Just prior to the detention of Neil Bantleman and Ferdinant Tjiong, twenty Western teachers from Jakarta International School were deported for small discrepancies in their work visas (some teachers in the elementary division had visas designated for middle school). This followed the investigation of the cleaning staff by authorities. We question why a simple grammatical correction would not have sufficed? Furthermore, the Education and Culture Ministry decreed that the term “international” is to be removed from the names of all international schools in Indonesia, and the word “international” is not be used in school programs, literature, or educational material. In a similar vein, the Education and Culture Ministry has banned the teaching of English language to elementary school children.

Is Indonesia trying to dissuade Western educators and businesses?  If so, they may well be achieving their goal at the expense of Neil Bantleman and Ferdinant Tjiong and JIS. If the good name of Jakarta International School were to be tarnished by means of such accusations of sexual improprieties, embassies and large International companies in Jakarta may find it difficult to attract Western employees with children, as well as employees from other countries.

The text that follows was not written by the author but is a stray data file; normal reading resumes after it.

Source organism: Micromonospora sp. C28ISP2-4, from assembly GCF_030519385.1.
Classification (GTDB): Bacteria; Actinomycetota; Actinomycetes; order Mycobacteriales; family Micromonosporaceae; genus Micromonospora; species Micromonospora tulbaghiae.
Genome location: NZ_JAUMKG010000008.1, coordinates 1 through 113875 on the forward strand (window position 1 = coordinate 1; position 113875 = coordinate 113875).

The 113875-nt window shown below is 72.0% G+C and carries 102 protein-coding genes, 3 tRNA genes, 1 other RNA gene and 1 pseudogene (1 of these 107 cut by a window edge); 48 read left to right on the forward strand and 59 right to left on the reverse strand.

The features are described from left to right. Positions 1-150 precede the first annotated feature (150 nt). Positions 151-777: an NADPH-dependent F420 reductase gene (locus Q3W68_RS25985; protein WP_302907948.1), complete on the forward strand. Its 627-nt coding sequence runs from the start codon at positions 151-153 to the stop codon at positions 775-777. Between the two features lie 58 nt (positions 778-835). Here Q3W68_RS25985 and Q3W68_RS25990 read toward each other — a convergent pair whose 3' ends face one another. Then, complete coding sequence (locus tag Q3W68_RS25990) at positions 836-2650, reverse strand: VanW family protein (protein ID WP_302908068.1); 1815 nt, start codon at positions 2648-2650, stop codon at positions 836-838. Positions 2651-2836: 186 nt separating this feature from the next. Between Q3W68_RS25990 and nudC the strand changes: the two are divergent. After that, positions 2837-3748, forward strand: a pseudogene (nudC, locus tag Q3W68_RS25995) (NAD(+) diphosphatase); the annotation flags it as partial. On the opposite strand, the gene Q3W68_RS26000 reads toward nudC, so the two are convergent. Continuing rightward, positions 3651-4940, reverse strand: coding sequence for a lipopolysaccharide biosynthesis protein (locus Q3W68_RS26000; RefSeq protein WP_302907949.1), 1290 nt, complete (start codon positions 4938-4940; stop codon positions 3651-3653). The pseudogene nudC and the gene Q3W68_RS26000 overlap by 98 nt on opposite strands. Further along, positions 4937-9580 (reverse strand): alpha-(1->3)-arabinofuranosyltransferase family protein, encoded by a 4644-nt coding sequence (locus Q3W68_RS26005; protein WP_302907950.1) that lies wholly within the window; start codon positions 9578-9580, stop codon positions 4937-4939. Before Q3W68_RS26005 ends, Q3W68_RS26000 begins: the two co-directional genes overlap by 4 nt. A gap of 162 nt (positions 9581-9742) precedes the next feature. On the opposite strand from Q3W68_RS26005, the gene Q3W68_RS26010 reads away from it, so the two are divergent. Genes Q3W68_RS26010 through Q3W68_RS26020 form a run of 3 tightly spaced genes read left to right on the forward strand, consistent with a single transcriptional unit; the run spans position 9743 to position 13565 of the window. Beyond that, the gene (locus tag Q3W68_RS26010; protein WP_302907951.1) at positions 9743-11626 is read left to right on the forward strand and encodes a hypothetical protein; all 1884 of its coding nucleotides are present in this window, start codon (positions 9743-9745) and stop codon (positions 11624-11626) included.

Jakarta International School  has been transparent and supportive of their teachers throughout this ordeal.  School’s Statements

Certainly ISR is not in a position to determine the guilt or innocence of Neil Bantleman and Ferdinant Tjiong.  In accord with the position of embassies and other agencies, we believe these two men are being held without cause and encourage you to sign the petition in support of the release of Neil Bantleman and Ferdinant Tjiong: Sign the Petition

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International Educators Imprisoned on Insufficient Evidence

July 24, 2014

An ISR member writes:

“…..Neil Bantleman is being detained in a Jakarta prison along with an Indonesian teaching assistant, Ferdinant Tjiong. They have been held in prison for 10 days without being charged, held on what appears to be very little and highly questionable evidence. They face being detained without charge for many more weeks”….Read more